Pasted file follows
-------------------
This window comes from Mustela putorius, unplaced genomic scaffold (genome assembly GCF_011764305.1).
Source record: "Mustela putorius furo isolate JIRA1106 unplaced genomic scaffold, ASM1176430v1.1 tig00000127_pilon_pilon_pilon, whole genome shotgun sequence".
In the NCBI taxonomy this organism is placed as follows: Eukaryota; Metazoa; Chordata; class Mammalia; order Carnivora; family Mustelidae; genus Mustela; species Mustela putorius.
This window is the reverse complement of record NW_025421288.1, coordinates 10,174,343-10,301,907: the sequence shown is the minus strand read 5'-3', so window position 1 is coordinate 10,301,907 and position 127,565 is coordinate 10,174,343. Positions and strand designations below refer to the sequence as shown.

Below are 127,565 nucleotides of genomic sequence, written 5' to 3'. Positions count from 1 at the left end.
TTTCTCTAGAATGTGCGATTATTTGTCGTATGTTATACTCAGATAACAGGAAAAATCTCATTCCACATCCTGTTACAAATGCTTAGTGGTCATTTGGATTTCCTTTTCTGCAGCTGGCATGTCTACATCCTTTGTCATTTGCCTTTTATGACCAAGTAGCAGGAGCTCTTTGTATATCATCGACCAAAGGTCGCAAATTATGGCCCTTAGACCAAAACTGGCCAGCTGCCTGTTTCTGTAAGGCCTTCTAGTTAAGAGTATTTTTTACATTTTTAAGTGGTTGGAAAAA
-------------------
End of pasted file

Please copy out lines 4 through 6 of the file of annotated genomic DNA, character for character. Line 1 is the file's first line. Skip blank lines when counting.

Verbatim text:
This window is the reverse complement of record NW_025421288.1, coordinates 10,174,343-10,301,907: the sequence shown is the minus strand read 5'-3', so window position 1 is coordinate 10,301,907 and position 127,565 is coordinate 10,174,343. Positions and strand designations below refer to the sequence as shown.

Below are 127,565 nucleotides of genomic sequence, written 5' to 3'. Positions count from 1 at the left end.
TTTCTCTAGAATGTGCGATTATTTGTCGTATGTTATACTCAGATAACAGGAAAAATCTCATTCCACATCCTGTTACAAATGCTTAGTGGTCATTTGGATTTCCTTTTCTGCAGCTGGCATGTCTACATCCTTTGTCATTTGCCTTTTATGACCAAGTAGCAGGAGCTCTTTGTATATCATCGACCAAAGGTCGCAAATTATGGCCCTTAGACCAAAACTGGCCAGCTGCCTGTTTCTGTAAGGCCTTCTAGTTAAGAGTATTTTTTACATTTTTAAGTGGTTGGAAAAA